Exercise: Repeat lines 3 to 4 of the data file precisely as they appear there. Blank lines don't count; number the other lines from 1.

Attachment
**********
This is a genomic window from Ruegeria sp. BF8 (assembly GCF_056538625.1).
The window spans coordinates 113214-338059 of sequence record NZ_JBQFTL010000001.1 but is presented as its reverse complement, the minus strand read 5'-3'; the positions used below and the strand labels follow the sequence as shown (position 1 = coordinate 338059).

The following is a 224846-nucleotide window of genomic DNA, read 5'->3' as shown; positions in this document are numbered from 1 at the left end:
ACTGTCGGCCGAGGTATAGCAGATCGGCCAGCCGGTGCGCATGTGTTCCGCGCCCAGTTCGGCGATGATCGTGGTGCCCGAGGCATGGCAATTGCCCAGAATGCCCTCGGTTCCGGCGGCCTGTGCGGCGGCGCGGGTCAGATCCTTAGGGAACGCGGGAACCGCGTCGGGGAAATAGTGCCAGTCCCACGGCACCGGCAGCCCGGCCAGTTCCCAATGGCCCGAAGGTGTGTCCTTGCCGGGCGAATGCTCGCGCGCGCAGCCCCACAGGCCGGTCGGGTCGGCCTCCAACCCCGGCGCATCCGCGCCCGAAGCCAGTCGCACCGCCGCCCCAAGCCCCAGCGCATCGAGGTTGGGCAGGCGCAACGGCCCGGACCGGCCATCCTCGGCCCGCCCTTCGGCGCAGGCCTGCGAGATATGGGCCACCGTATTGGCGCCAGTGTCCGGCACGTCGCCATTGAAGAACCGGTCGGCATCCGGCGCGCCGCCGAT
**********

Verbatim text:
The following is a 224846-nucleotide window of genomic DNA, read 5'->3' as shown; positions in this document are numbered from 1 at the left end:
ACTGTCGGCCGAGGTATAGCAGATCGGCCAGCCGGTGCGCATGTGTTCCGCGCCCAGTTCGGCGATGATCGTGGTGCCCGAGGCATGGCAATTGCCCAGAATGCCCTCGGTTCCGGCGGCCTGTGCGGCGGCGCGGGTCAGATCCTTAGGGAACGCGGGAACCGCGTCGGGGAAATAGTGCCAGTCCCACGGCACCGGCAGCCCGGCCAGTTCCCAATGGCCCGAAGGTGTGTCCTTGCCGGGCGAATGCTCGCGCGCGCAGCCCCACAGGCCGGTCGGGTCGGCCTCCAACCCCGGCGCATCCGCGCCCGAAGCCAGTCGCACCGCCGCCCCAAGCCCCAGCGCATCGAGGTTGGGCAGGCGCAACGGCCCGGACCGGCCATCCTCGGCCCGCCCTTCGGCGCAGGCCTGCGAGATATGGGCCACCGTATTGGCGCCAGTGTCCGGCACGTCGCCATTGAAGAACCGGTCGGCATCCGGCGCGCCGCCGAT